"Helina is explaining what a haul girl is to me. 'Basically, you go out shopping for clothes or beauty products,' she says, 'then you make a haul video and show viewers on YouTube what you got. You go through the items of clothing one by one. I guess what people get out of them is not showing off, like, how much money you've got or anything, but lifestyle: you get to see how one person lives, what their taste is.'

If you're minded to sneer at a youth cult that involves making videos about your shopping, then Helina has a pretty intriguing counter–argument. 'It's not just about showing what you've got,' she says. 'It's a whole creative process behind the videos as well, which is what I enjoy about it. Choosing the right music, going from the filming to the editing. Sometimes I even storyboard things, because I want certain shots, how I can present different items and things like that.' Besides, she says, it's a genuine community. She thinks a lot of haul girls 'turn the camera on because it's a way to talk to people without having to go outside and face their fears. I know that was the case with me: I turned on my camera because I was at home, signed off work, sick, and really bored. And it helped with my confidence in a way. There's this community where you can talk to like–minded people.'"

(Alexis Petridis, 20 March 2014, The Guardian)

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TAGS

2014affective consumptionaffective goal achievementamateur cultural productionASOSbeauty products • Boohoo • Boots (shop) • brand awareness • clothes shopping • commodificationcommodity fetishismconstructed identitiesconsumer aestheticsconsumer brandsconsumer cultureconsumer endorsementconsumption spectaclecultural materialismcultural monoculturedigital narcissism • haul girl • haul video • I shop therefore I amidentity performancelifestyle • Missguided (shop) • new media content productiononline communityonline followersperformativitypersonal tastepost-feminist agenda • Primark • product endorsementrecommender culture • retail therapy • shopping for clothes • show and tellspectacular societysubculturetaste formationsThe Guardianunboxingvideo blogger • whats in my bag (video) • whats in my purse (video) • YouTube • Zara (shop)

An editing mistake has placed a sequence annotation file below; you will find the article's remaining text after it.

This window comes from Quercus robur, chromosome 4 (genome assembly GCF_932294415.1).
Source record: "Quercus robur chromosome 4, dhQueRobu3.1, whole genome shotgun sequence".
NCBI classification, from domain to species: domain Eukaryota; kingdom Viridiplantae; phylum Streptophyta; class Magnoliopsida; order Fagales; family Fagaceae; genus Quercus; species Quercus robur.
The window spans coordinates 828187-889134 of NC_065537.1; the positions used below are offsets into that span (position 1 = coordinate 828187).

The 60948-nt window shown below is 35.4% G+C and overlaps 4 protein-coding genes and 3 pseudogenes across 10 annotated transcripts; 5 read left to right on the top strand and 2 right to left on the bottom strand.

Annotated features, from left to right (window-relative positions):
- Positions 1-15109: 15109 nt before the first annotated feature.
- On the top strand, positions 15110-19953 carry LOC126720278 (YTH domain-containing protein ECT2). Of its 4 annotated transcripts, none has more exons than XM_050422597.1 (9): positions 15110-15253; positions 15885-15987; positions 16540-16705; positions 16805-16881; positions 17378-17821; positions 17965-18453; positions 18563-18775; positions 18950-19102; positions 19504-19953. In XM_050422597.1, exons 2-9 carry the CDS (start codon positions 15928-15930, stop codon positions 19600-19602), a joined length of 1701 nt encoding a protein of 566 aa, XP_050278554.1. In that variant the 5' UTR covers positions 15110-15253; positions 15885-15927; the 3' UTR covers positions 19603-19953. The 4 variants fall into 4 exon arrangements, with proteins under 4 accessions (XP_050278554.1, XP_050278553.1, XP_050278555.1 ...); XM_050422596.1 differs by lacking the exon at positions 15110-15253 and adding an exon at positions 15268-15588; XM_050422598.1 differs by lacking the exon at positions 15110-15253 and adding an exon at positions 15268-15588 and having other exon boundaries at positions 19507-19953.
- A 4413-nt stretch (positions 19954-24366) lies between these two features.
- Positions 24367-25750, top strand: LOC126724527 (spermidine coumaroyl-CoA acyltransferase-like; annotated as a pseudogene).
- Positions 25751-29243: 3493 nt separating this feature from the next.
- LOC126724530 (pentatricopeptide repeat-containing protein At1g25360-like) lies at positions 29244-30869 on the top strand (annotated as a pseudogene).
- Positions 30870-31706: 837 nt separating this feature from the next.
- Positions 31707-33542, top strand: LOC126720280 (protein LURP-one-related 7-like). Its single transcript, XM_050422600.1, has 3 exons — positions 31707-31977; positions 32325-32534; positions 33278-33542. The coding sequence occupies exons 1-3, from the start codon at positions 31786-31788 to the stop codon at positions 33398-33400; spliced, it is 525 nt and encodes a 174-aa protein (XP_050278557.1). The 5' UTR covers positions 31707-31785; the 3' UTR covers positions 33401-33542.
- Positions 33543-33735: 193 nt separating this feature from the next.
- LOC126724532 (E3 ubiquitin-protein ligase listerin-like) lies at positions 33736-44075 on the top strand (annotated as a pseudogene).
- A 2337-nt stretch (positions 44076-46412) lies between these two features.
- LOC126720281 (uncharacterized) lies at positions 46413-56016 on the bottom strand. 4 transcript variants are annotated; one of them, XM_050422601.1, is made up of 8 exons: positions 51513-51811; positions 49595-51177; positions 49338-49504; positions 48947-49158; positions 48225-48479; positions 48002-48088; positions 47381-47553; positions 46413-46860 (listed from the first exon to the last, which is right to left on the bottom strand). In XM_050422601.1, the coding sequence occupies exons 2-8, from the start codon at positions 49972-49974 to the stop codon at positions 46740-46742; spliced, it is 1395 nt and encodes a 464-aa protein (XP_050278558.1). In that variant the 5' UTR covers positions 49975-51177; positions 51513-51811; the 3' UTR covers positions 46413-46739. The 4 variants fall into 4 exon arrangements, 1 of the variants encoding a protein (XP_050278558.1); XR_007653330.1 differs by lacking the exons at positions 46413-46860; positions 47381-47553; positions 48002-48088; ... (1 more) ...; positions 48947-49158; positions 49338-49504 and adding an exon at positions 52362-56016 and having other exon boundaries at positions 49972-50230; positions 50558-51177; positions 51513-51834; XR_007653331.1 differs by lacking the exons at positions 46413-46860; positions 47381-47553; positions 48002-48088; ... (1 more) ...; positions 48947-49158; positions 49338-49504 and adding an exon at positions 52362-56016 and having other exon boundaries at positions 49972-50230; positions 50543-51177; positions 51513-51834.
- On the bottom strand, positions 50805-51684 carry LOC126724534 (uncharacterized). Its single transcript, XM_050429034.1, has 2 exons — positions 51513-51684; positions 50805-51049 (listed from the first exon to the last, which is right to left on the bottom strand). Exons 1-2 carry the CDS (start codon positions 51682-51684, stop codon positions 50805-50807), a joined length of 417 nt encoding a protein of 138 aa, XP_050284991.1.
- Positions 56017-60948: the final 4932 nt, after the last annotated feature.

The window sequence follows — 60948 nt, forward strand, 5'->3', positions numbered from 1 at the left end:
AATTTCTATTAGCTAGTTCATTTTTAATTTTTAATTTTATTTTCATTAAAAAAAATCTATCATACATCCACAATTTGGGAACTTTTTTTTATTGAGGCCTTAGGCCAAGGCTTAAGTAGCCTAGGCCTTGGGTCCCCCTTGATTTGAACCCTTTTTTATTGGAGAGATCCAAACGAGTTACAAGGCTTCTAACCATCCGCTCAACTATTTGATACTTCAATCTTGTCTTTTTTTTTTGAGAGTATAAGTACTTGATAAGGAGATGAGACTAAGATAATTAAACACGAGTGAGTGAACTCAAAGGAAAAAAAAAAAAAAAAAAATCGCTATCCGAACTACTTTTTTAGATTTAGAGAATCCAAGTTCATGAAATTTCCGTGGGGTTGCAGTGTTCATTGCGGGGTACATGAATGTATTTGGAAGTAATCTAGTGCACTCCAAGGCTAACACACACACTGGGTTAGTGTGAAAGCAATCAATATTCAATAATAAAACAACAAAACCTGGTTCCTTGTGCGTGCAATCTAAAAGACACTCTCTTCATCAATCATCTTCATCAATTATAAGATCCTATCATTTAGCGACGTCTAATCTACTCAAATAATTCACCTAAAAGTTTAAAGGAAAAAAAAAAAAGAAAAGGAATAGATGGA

CONTRIBUTOR

Simon Perkins
28 FEBRUARY 2014

Identity performance: YouTubers, real-life dolls and cosplayers

Fig.1 "My Strange Addiction: I'm a Living Doll", TLC, Season 5 (2014), original air date 1 January 2014.

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2014Barbie dollbelongingbody modificationcelebrity • china doll • china figurine • commodity fetishismcompulsive behaviourconstructed identitiesconsumer aestheticscosplay • cosplayer • digital narcissismdolldoll fetishism • doll-like features • dollificationdress-up • Emily Smith • escapismexhibitionismfadfamefantasy characterfashionable fadfetishismidentity performanceimpression management • Justin Jedlica • living dolllolitamediated representationmimicry • My Strange Addiction (TV Series) • online behaviouronline followersperformativitypersonapersonal identityplastic surgeryreal-life dollrole playingsensationalismspectacular societysuperficial appearance • TLC (TV network) • Venus Isabelle Palermo • Victoriana • video bloggervisual depictionYouTubers

CONTRIBUTOR

Simon Perkins
26 SEPTEMBER 2013

Holiday Inn Express: ad illustrates split between real/online identities

"Intercontinental Hotels Group (IHG) is launching the first UK television advertisement for Holiday Inn Express to raise awareness of the added value services that differentiate the brand in the crowded mid–priced hotel market."

(Russell Parsons, 9 September 2013, Marketing Week)

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2013added value • added value services • brand differentiation • breakfast • business traveller • Centaur Communications Ltd • comparisonconstructed identitiesdigital identity • Holiday Inn Express • hotel • hotel market • Intercontinental Hotels Group (IHG) • leisure industriesliving digital lives • Marketing Week (site) • mid-price market • online and offlineonline and real world identities • pastel shades • Premier Inn • price point • social media identitiessplit-screen • toothbrush • tv adUKUSPWiFi

CONTRIBUTOR

Simon Perkins